Marijuana businesses can’t deduct their business expenses on their federal taxes and face huge challenges getting insurance and finding real estate for their brick-and-mortar operations.
“Until you have complete federal legalization, you’re going to be living with that structure,” said Marc Press, a New Jersey attorney who advises cannabis businesses.
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At the start of the year, the industry was chilled when then-U.S. Attorney General Jeff Sessions rescinded a policy shielding state-licensed medical marijuana operators from federal drug prosecutions. Ultimately the move had minimal impact because federal prosecutors showed little interest in going after legal operators.
Sessions, a staunch marijuana opponent, later lost his job while President Donald Trump said he was inclined to support an effort by U.S. Sen. Cory Gardner, a Colorado Republican, to relax the federal prohibition.
In November, Democrats won control of the U.S. House and want to use it next year to pass legislation that eases federal restrictions on the legal marijuana industry without removing it from the controlled substances list.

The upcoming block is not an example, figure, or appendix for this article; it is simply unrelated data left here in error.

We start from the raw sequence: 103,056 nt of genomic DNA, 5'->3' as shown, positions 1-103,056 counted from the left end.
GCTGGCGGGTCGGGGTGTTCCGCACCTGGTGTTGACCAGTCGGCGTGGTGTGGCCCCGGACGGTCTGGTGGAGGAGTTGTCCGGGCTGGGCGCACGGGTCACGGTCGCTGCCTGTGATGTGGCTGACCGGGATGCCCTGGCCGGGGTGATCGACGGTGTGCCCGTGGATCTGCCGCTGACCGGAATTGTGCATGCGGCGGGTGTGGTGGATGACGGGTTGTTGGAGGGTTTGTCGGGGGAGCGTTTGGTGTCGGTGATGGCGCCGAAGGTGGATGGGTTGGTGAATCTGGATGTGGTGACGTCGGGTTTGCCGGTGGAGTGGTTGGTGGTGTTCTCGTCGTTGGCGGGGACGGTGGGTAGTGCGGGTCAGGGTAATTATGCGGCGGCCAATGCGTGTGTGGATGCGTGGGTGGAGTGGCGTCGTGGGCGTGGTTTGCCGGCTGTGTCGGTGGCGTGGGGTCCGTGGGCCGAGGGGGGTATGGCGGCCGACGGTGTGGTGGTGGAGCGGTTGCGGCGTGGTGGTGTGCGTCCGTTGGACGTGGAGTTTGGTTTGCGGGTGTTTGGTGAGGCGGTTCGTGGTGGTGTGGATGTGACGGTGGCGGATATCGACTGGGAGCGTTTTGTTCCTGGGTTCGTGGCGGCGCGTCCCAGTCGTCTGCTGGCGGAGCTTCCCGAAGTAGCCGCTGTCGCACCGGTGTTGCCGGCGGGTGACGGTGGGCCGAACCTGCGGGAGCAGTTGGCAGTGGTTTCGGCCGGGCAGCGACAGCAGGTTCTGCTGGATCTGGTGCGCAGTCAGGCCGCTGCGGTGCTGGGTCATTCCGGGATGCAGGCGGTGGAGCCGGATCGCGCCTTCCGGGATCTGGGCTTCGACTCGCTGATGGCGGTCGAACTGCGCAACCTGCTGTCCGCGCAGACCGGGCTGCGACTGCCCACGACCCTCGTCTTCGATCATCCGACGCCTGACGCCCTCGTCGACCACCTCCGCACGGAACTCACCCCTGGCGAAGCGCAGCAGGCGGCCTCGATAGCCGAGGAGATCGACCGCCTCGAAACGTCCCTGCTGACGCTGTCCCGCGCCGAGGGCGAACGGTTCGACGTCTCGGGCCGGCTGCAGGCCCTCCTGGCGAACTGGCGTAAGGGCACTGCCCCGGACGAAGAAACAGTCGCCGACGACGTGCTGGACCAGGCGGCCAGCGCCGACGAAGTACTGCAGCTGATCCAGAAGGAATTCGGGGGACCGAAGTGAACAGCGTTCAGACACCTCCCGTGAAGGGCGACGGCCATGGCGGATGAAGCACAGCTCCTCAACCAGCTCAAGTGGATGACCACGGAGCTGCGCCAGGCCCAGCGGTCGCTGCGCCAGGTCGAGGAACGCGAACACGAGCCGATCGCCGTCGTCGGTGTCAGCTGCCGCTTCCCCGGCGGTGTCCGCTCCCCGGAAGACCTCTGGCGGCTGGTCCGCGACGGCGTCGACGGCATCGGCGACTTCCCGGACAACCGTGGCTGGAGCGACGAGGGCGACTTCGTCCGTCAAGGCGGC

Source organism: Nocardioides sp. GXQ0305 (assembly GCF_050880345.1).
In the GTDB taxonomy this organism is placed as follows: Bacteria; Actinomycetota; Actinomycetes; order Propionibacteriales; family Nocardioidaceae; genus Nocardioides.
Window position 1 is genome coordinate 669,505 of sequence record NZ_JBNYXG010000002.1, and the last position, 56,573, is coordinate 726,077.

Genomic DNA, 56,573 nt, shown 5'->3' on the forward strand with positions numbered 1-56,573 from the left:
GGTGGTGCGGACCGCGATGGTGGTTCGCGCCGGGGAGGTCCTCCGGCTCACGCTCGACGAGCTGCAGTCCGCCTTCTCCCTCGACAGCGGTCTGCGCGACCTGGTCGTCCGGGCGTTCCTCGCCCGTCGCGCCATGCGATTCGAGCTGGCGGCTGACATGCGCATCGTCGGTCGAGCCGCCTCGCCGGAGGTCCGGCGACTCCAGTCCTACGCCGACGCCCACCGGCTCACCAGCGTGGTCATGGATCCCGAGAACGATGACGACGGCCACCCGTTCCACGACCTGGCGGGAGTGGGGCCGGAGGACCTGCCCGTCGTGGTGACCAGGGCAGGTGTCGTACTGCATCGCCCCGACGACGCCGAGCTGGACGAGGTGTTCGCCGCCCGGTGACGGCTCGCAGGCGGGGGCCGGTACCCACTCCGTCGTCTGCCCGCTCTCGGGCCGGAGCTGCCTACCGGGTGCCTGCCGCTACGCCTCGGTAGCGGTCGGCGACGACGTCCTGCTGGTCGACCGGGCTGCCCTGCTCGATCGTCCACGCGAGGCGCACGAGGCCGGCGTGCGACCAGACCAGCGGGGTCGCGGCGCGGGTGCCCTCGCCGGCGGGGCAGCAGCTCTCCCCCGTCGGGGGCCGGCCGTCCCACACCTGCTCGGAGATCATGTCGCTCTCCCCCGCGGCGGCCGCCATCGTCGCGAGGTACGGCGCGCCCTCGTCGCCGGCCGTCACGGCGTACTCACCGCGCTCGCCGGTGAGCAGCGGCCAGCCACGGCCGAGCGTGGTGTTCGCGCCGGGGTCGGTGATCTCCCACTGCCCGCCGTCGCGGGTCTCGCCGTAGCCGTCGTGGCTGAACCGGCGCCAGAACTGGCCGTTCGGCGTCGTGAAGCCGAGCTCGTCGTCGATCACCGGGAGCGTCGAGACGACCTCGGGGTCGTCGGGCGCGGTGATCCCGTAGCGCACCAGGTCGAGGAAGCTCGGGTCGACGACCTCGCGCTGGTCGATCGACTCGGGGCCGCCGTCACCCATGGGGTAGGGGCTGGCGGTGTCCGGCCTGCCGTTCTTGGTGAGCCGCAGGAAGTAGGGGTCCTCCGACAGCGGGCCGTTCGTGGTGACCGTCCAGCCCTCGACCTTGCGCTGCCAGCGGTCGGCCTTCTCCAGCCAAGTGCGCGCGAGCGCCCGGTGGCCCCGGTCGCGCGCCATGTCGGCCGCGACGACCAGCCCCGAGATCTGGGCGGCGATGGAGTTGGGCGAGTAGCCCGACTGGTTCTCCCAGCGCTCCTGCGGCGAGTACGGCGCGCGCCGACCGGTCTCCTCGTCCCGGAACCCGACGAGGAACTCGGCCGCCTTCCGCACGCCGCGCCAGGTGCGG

Gardner and Massachusetts Democratic Sen. Elizabeth Warren have proposed legislation allowing state-approved commercial cannabis activity under federal law. The bill also would let states and Indian tribes determine how best to regulate marijuana commerce within their boundaries without fear of federal intervention.
If those provisions become law, they could open up banking for the marijuana industry nationwide and make it easier for cannabis companies to secure capital.
Blumenauer’s “blueprint” to legalize marijuana also calls for the federal government to provide medical marijuana for veterans, more equitable taxation for marijuana businesses and rolling back federal prohibitions on marijuana research, among other things.
“We have elected the most pro-cannabis Congress in history and more important, some of the people who were roadblocks to our work … are gone,” Blumenauer said. “If we’re able to jump-start it in the House, I think there will be support in the Senate, particularly if we deal with things that are important, like veterans’ access and banking.”